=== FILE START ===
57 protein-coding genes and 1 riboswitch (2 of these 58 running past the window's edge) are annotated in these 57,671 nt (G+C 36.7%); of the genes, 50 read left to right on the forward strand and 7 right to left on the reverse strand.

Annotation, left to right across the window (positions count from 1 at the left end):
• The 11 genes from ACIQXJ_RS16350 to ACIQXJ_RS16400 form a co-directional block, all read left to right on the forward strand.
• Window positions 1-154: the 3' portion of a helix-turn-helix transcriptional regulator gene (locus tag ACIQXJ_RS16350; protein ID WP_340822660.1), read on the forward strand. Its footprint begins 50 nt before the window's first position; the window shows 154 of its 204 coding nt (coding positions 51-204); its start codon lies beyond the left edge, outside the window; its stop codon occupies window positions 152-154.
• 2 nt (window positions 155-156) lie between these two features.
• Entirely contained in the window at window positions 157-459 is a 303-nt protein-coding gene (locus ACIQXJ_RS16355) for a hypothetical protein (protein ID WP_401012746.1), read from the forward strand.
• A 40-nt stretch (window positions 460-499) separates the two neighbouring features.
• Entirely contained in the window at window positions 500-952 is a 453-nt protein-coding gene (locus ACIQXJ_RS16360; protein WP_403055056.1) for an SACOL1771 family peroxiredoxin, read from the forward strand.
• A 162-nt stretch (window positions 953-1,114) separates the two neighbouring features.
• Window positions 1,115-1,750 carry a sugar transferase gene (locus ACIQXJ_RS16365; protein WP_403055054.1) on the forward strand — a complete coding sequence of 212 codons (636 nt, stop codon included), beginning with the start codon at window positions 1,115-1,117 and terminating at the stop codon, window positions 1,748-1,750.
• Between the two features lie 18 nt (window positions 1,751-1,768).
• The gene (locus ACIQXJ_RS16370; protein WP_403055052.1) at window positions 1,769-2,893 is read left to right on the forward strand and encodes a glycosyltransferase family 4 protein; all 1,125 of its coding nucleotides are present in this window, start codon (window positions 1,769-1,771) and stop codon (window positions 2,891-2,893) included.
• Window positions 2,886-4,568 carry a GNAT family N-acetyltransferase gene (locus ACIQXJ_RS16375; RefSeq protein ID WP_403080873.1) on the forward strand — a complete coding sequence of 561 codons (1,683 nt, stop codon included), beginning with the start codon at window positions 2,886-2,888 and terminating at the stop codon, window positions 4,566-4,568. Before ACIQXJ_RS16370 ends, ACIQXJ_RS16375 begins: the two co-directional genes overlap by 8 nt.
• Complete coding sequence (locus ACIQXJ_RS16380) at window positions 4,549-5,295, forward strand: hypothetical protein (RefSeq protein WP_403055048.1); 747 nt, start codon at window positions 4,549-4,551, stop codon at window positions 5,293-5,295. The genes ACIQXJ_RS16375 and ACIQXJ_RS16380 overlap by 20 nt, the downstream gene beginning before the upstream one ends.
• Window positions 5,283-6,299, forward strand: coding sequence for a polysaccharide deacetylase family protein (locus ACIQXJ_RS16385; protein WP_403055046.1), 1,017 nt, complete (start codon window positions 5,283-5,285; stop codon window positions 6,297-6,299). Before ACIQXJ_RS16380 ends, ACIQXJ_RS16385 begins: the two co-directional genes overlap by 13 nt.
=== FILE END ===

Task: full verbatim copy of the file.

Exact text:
57 protein-coding genes and 1 riboswitch (2 of these 58 running past the window's edge) are annotated in these 57,671 nt (G+C 36.7%); of the genes, 50 read left to right on the forward strand and 7 right to left on the reverse strand.

Annotation, left to right across the window (positions count from 1 at the left end):
• The 11 genes from ACIQXJ_RS16350 to ACIQXJ_RS16400 form a co-directional block, all read left to right on the forward strand.
• Window positions 1-154: the 3' portion of a helix-turn-helix transcriptional regulator gene (locus tag ACIQXJ_RS16350; protein ID WP_340822660.1), read on the forward strand. Its footprint begins 50 nt before the window's first position; the window shows 154 of its 204 coding nt (coding positions 51-204); its start codon lies beyond the left edge, outside the window; its stop codon occupies window positions 152-154.
• 2 nt (window positions 155-156) lie between these two features.
• Entirely contained in the window at window positions 157-459 is a 303-nt protein-coding gene (locus ACIQXJ_RS16355) for a hypothetical protein (protein ID WP_401012746.1), read from the forward strand.
• A 40-nt stretch (window positions 460-499) separates the two neighbouring features.
• Entirely contained in the window at window positions 500-952 is a 453-nt protein-coding gene (locus ACIQXJ_RS16360; protein WP_403055056.1) for an SACOL1771 family peroxiredoxin, read from the forward strand.
• A 162-nt stretch (window positions 953-1,114) separates the two neighbouring features.
• Window positions 1,115-1,750 carry a sugar transferase gene (locus ACIQXJ_RS16365; protein WP_403055054.1) on the forward strand — a complete coding sequence of 212 codons (636 nt, stop codon included), beginning with the start codon at window positions 1,115-1,117 and terminating at the stop codon, window positions 1,748-1,750.
• Between the two features lie 18 nt (window positions 1,751-1,768).
• The gene (locus ACIQXJ_RS16370; protein WP_403055052.1) at window positions 1,769-2,893 is read left to right on the forward strand and encodes a glycosyltransferase family 4 protein; all 1,125 of its coding nucleotides are present in this window, start codon (window positions 1,769-1,771) and stop codon (window positions 2,891-2,893) included.
• Window positions 2,886-4,568 carry a GNAT family N-acetyltransferase gene (locus ACIQXJ_RS16375; RefSeq protein ID WP_403080873.1) on the forward strand — a complete coding sequence of 561 codons (1,683 nt, stop codon included), beginning with the start codon at window positions 2,886-2,888 and terminating at the stop codon, window positions 4,566-4,568. Before ACIQXJ_RS16370 ends, ACIQXJ_RS16375 begins: the two co-directional genes overlap by 8 nt.
• Complete coding sequence (locus ACIQXJ_RS16380) at window positions 4,549-5,295, forward strand: hypothetical protein (RefSeq protein WP_403055048.1); 747 nt, start codon at window positions 4,549-4,551, stop codon at window positions 5,293-5,295. The genes ACIQXJ_RS16375 and ACIQXJ_RS16380 overlap by 20 nt, the downstream gene beginning before the upstream one ends.
• Window positions 5,283-6,299, forward strand: coding sequence for a polysaccharide deacetylase family protein (locus ACIQXJ_RS16385; protein WP_403055046.1), 1,017 nt, complete (start codon window positions 5,283-5,285; stop codon window positions 6,297-6,299). Before ACIQXJ_RS16380 ends, ACIQXJ_RS16385 begins: the two co-directional genes overlap by 13 nt.